The idea of being more independent means that a magistrate not having to please those necessary for re-election can exercise his own plan rather than a compromised plan. But even in that case, may he have no object beyond his present station, to which he may sacrifice his independence? There is no nation which has not, at one period or another, experienced an absolute necessity of the services of particular men in particular situations; perhaps it would not be too strong to say, to the preservation of its political existence. He is the absolute master of his own conduct in the exercise of his office, and may observe or disregard the counsel given to him at his sole discretion. By the same reasoning executive councils are a bad idea for the new American government. What more desirable or more essential than this quality in the governors of nations? These are some of the disadvantages which would flow from the principle of exclusion.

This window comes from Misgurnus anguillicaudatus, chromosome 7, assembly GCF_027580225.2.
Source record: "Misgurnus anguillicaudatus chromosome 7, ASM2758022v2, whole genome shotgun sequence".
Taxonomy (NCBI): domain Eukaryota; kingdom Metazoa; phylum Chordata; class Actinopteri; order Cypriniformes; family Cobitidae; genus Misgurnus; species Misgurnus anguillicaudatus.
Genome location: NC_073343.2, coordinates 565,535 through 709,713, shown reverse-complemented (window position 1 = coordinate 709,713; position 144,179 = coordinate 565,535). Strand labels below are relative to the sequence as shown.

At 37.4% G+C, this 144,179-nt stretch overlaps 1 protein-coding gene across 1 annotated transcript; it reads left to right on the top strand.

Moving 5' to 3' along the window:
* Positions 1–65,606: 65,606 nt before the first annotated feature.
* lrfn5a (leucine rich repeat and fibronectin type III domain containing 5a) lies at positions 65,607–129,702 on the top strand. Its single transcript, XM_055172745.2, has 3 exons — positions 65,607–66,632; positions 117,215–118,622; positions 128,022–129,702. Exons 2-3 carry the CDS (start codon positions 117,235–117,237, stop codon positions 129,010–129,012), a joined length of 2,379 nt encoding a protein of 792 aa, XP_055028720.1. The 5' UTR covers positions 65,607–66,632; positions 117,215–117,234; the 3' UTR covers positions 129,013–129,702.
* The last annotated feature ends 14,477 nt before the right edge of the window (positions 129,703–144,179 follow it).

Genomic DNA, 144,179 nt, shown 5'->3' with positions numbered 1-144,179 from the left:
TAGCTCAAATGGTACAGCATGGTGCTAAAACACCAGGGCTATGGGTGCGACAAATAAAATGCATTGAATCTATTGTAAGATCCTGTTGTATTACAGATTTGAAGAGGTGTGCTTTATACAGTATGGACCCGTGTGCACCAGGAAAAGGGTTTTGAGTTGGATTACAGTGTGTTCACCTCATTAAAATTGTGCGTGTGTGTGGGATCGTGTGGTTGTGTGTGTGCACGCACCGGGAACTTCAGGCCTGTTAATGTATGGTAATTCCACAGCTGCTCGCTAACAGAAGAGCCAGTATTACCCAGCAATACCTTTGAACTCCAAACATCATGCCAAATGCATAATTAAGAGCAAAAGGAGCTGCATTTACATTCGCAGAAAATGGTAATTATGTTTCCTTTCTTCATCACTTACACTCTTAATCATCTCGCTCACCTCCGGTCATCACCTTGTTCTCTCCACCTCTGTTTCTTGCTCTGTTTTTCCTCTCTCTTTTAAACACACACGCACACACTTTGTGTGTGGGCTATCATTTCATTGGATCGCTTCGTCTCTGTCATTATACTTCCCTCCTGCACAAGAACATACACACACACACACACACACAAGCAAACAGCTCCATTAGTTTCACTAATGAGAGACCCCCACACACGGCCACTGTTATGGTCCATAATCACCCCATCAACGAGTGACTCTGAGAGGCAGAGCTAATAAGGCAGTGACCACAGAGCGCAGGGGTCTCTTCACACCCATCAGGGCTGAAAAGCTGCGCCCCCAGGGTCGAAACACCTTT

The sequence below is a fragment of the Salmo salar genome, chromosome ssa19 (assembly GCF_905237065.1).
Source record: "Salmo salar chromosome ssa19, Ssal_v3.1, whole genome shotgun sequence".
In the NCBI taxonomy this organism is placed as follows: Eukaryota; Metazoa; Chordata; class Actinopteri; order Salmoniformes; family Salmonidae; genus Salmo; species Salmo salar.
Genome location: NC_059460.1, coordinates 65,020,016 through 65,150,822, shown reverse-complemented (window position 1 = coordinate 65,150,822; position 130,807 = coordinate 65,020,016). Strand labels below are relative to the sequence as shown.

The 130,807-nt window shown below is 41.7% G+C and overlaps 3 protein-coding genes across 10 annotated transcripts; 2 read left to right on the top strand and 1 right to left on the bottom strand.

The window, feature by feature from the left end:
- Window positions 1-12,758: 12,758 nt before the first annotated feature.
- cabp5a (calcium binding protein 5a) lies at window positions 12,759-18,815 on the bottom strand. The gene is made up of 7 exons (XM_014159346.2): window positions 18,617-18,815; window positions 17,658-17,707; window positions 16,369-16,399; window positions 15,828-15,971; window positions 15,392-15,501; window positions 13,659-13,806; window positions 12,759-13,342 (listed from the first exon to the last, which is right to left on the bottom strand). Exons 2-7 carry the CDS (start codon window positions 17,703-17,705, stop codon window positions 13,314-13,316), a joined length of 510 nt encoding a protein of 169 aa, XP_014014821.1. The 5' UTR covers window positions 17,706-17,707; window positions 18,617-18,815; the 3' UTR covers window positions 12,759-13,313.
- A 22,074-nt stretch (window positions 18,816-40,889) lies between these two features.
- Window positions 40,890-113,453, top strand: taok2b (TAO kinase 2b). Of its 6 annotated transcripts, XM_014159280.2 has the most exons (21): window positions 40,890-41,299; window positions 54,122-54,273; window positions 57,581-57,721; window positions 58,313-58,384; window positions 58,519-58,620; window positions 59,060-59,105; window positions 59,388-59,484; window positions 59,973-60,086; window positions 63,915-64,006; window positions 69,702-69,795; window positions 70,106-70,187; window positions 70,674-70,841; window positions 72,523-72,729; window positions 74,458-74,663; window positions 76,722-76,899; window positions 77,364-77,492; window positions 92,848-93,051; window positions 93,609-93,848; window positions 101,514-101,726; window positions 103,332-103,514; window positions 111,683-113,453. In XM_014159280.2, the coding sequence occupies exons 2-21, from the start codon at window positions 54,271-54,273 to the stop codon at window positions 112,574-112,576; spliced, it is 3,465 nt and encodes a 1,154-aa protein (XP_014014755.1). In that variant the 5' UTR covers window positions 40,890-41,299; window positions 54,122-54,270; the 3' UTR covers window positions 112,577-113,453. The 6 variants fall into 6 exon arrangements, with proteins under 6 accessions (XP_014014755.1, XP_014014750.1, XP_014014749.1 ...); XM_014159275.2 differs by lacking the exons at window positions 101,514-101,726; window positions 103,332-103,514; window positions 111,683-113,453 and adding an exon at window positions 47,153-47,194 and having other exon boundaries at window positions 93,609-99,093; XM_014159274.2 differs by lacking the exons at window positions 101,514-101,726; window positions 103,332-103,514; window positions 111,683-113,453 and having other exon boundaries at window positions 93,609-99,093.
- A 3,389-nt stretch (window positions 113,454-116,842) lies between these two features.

There is an excess of refinement in the idea of disabling the people to continue in office men who had entitled themselves, in their opinion, to approbation and confidence; the advantages of which are at best speculative and equivocal, and are overbalanced by disadvantages far more certain and decisive. If the exclusion were to be perpetual, a man of irregular ambition, of whom alone there could be reason in any case to entertain apprehension, would, with infinite reluctance, yield to the necessity of taking his leave forever of a post in which his passion for power and pre-eminence had acquired the force of habit. May he have no connections, no friends, for whom he may sacrifice it? Knowing their presidency is coming to an end might give them a tendency to act in their own interest instead of that of the general public. The Federalist begins and ends with this issue. Read Our goal at TeaParty911. A third ill effect of the exclusion would be, the depriving the community of the advantage of the experience gained by the chief magistrate in the exercise of his office. Men will feel less zeal in the discharge of their duty when they are aware of the time when the advantages of their station will end.